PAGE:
The brick and mortar places still won't be helped, but they'll be hurting Amazon and all the other online retailers in the US who have been helped by giving most customers an automatic 7% or so savings.
I hadn't meant to imply that you'd have to give free cross licensing, but that if company A owns a standards essential patent and company B owns some minor look and feel patent, that as part of company B gaining access to A's SEP company B must agree to license their patents used in the same product back to company A.
Who defines what a "minor" look and feel patent is? There are a lot of very minor SEP patents covered by FRAND. If Boeing uses h.264 in the Dreamliner, and it turns out Airbus contributed one patent to that standard that is FRAND licensed, should Airbus be able to copy the Dreamliner's wing shape (I have no idea if it is patented, let's just assume there is something special about it and therefore is patented)
Your solution takes a bad patent system and makes it worse. If companies don't like the outcome when the court tells them they can't use FRAND patents in a way that isn't "F"air, "R"easonable or "N"on "D"iscriminatory, they are free to not join in future standards efforts. The reason large companies in the tech field always join standards efforts is because the benefits outweigh the costs.
No company will sign up for that, because a cross license essentially means that your competition can use everything you invent for free, and vice versa. The companies with big patent portfolios like say a Nokia aren't going to want to do a cross license deal with some upstart who has nothing to offer in return, but your idea would force them to do so if they want to have any access to standards patents. Where is the incentive to spend a lot of money inventing anything if all of your competitors can immediately take the idea you worked on and use it for free?
If dumb stuff is getting patented and clogging up the courts, the solution isn't to let everyone use everyone else's patents for free. The solution is to fix the patent system. You just like your idea better because it is easy to implement, and fixing the patent system is hard, but the unintended consequences make your solution much worse than just continuing on with things they way they are today.
You wouldn't need to shine a bright visible light, a bright IR light should do just fine as most CCDs are sensitive to ranges of IR light that are invisible to human eyes. Perhaps the anti-Glass defense will be people wearing glasses, necklaces, whatever that emit a very powerful IR light that causes their entire face to be a washed out blob to the glasshole. It'd raise hell with your TV remote, however :)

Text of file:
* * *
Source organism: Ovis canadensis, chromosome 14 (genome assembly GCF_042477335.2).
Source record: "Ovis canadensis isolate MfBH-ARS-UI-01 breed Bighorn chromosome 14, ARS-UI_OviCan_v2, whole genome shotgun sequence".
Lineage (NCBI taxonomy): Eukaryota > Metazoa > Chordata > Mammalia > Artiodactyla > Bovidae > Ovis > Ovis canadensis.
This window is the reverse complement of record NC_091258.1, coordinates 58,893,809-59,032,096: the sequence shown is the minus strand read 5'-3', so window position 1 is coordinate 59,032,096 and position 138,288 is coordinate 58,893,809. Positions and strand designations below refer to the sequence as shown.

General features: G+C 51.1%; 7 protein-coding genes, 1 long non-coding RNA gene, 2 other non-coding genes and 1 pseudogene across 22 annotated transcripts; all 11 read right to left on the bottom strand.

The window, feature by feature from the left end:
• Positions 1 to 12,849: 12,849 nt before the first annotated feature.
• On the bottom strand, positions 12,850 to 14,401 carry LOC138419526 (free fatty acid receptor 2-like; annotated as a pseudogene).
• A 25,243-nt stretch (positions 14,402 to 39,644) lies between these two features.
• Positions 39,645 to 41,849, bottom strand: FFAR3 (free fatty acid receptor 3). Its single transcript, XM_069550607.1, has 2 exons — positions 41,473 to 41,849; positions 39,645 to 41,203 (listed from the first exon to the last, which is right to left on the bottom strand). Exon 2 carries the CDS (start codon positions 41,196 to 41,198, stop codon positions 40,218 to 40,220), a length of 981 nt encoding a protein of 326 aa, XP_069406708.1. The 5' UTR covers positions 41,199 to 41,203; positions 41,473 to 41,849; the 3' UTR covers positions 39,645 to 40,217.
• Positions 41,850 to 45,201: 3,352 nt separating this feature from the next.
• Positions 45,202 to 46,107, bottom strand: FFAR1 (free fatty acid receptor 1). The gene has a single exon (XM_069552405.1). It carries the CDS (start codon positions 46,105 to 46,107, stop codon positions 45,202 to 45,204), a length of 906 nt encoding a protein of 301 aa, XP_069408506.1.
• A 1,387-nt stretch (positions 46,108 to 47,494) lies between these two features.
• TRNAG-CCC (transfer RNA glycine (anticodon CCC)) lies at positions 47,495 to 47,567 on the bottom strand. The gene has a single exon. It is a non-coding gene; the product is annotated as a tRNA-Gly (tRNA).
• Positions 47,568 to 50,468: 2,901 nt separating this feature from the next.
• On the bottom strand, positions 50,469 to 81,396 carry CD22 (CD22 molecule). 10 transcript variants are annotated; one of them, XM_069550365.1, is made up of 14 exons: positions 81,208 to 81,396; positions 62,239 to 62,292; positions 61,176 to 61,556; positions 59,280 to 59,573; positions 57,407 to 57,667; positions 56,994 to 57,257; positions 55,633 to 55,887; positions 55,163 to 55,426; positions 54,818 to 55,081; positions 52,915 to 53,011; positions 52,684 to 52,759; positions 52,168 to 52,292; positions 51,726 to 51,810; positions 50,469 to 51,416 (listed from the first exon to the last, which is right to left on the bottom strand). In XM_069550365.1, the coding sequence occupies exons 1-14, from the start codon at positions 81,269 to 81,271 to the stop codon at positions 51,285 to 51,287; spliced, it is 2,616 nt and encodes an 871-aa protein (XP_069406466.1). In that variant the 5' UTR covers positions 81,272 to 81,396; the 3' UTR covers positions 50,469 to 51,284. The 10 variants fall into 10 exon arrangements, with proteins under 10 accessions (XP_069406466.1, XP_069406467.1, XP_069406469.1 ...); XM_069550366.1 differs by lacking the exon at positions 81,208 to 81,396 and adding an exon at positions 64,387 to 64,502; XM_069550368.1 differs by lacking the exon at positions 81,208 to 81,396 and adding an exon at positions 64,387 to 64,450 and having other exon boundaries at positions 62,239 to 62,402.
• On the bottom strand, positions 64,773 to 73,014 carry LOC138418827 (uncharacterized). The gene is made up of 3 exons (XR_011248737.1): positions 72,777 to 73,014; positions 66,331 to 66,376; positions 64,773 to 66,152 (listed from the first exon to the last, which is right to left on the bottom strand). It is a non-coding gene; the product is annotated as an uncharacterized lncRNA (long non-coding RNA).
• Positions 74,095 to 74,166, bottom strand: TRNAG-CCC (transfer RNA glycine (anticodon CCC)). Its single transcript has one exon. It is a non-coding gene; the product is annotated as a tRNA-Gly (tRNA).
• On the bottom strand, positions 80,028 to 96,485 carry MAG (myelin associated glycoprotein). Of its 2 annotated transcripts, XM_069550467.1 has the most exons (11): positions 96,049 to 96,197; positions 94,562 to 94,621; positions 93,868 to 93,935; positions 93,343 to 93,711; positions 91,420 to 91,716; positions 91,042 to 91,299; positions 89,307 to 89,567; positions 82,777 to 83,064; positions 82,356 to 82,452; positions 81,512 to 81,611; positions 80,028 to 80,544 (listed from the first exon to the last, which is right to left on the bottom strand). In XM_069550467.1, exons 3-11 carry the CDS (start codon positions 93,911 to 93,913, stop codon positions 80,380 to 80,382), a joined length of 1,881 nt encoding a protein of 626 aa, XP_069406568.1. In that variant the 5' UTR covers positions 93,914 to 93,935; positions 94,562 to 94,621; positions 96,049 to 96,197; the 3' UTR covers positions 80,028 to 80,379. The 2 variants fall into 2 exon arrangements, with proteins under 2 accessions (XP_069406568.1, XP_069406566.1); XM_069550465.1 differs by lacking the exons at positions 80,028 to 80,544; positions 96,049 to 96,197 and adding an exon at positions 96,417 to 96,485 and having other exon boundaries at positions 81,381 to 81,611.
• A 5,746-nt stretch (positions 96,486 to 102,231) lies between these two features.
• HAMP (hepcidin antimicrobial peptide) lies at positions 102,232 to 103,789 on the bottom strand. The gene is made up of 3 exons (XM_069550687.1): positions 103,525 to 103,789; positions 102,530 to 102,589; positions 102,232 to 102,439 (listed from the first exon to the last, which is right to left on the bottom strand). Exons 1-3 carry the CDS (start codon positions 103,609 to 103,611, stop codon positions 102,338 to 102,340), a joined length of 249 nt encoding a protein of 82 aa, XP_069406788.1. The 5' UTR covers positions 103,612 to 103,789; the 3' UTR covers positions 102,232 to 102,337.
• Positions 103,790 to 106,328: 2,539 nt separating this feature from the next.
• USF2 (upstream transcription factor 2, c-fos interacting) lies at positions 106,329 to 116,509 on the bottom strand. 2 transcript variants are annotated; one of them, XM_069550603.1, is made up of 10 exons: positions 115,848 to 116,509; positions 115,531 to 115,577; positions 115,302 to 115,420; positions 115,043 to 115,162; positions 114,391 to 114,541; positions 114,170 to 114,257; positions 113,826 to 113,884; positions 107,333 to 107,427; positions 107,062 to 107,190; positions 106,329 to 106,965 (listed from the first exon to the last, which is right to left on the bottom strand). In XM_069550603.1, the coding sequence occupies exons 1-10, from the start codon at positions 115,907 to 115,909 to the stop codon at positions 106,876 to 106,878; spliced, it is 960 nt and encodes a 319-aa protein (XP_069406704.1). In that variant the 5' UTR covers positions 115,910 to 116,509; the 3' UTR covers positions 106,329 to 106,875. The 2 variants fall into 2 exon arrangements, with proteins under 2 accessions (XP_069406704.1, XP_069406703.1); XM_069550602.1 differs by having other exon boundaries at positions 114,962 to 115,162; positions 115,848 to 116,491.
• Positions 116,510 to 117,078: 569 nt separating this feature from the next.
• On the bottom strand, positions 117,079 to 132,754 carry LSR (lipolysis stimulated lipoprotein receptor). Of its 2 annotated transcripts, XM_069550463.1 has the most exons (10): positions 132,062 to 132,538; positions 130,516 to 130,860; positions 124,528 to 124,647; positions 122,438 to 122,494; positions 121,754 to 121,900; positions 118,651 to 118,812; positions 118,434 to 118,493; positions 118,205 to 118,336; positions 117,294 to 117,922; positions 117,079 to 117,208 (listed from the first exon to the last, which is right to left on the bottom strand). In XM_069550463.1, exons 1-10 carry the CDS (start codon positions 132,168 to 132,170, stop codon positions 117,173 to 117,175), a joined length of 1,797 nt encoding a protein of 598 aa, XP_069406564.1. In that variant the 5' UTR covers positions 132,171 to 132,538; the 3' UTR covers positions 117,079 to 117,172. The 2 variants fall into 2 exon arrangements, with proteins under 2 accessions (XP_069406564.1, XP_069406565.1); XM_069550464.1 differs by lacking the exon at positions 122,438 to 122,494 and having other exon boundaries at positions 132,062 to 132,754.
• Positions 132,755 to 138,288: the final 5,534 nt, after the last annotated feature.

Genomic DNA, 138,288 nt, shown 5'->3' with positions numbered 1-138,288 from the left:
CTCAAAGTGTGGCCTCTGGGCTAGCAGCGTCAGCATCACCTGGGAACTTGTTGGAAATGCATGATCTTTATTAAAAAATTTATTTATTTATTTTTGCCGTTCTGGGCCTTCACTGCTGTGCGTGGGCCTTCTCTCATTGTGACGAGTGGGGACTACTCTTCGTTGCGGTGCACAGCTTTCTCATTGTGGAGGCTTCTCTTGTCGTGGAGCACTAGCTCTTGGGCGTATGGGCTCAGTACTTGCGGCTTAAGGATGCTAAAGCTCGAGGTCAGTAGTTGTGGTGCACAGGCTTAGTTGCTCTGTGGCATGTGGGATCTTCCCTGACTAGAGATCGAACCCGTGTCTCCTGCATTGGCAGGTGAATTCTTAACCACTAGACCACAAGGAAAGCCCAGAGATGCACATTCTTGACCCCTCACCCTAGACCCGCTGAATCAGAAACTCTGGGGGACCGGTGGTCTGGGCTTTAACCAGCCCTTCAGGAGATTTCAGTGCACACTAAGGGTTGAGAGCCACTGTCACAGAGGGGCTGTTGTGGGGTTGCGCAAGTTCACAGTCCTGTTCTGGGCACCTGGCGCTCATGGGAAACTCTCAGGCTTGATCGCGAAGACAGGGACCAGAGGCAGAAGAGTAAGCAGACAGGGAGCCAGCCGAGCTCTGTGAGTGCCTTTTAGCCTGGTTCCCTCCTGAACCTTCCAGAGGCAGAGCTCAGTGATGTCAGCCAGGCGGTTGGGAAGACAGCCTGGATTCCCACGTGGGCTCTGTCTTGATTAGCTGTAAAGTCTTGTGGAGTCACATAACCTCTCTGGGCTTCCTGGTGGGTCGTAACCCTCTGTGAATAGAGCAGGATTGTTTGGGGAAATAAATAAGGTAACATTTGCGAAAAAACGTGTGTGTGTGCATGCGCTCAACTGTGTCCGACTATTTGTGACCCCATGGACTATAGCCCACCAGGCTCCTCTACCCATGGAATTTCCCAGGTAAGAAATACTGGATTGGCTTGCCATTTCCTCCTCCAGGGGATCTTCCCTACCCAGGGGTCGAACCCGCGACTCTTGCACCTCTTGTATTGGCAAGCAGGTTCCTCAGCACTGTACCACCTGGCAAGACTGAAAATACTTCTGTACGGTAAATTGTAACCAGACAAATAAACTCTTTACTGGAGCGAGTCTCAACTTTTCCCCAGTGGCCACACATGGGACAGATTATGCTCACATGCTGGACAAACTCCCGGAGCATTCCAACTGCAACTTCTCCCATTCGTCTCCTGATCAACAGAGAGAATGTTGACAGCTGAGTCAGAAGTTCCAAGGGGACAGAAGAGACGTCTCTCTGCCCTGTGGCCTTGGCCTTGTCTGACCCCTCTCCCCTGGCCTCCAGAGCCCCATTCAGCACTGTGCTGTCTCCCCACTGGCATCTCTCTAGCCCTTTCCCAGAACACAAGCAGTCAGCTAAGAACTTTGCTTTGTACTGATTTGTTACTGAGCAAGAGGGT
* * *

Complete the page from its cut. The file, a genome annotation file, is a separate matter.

They say taped up, but unless someone here speaks fluent Japanese and can translate the original article, who knows what it actually said. Maybe they intend to fill the jacks with epoxy. Not that this stops someone from using a USB NIC.
On the other hand, the article also says the PCs will be prevented from accessing the "interwebs". Maybe they'll still be on a network, but the subnet they're on will be firewalled off from the internet? Perhaps that was what someone translated (probably with Google Translate or something similarly useless) to "taped up".
That seems like a more reasonable solution to be able to actually do productive work on these machines, while still making it very hard for any malware that might find their way onto them to leak information back onto the internet. Attackers would have to content themselves with destroying data, etc. which would probably only serve to hasten the migration off these artifacts running an OS more recent (I was going to say "from this decade" until I remembered Windows 7 is from the previous decade)
And interesting how smartphones have been trending bigger and bigger lately, and tablets have been trending smaller and smaller. Samsung's experience with bigger and bigger phones selling better and better ,and Apple's experience with the 7.9" Mini beating the 9.7" iPad in sales seem to indicate this, at least.
Will the two eventually meet at 6.x inches and converge into a single device? Maybe Microsoft should try to beat everything there with a 6.66" Surface Phone.
You know why I used this icon.
Re: but what about....
The US requires you to declare worldwide income. The same is not true in all countries. Or in the US, if you're able to successfully have an offshore holding company that the IRS doesn't know about and leave the lease profits offshore for life, to invest in say a nice beachside villa, or entire island, depending on how big your offshore holding company is.
Rather than try to understand this math to save a parity drive
I think I'll go with dual parity 14+2 RAID and at least understand how the data protection is working so I can enjoy my beer instead of stressing out wondering if the proof has a math error somewhere that will require a team of PhD's to uncover...
Ignore the fanboy arguments for a second and consider this
This survey reports that Microsoft had 1.8% of the tablet market. Strategy Analytics earlier this week announced Microsoft with 7.4% share of the tablet market. How useful is the data these research firms are reporting when the figures for the same quarter vary that wildly?
The only number both have in common is the number of Apple shipments, 19.5 million. That's also the EXACT number that Apple reported in their earnings announcement. No coincidence that, I'm sure. I wonder what their own figures had Apple at before they fudged their numbers to fit into Apple's actual sales totals? The reason why they both released this week was because they KNOW they'd look foolish if they released prior to Apple's earnings announcement, and everyone saw how inaccurate their figures really are!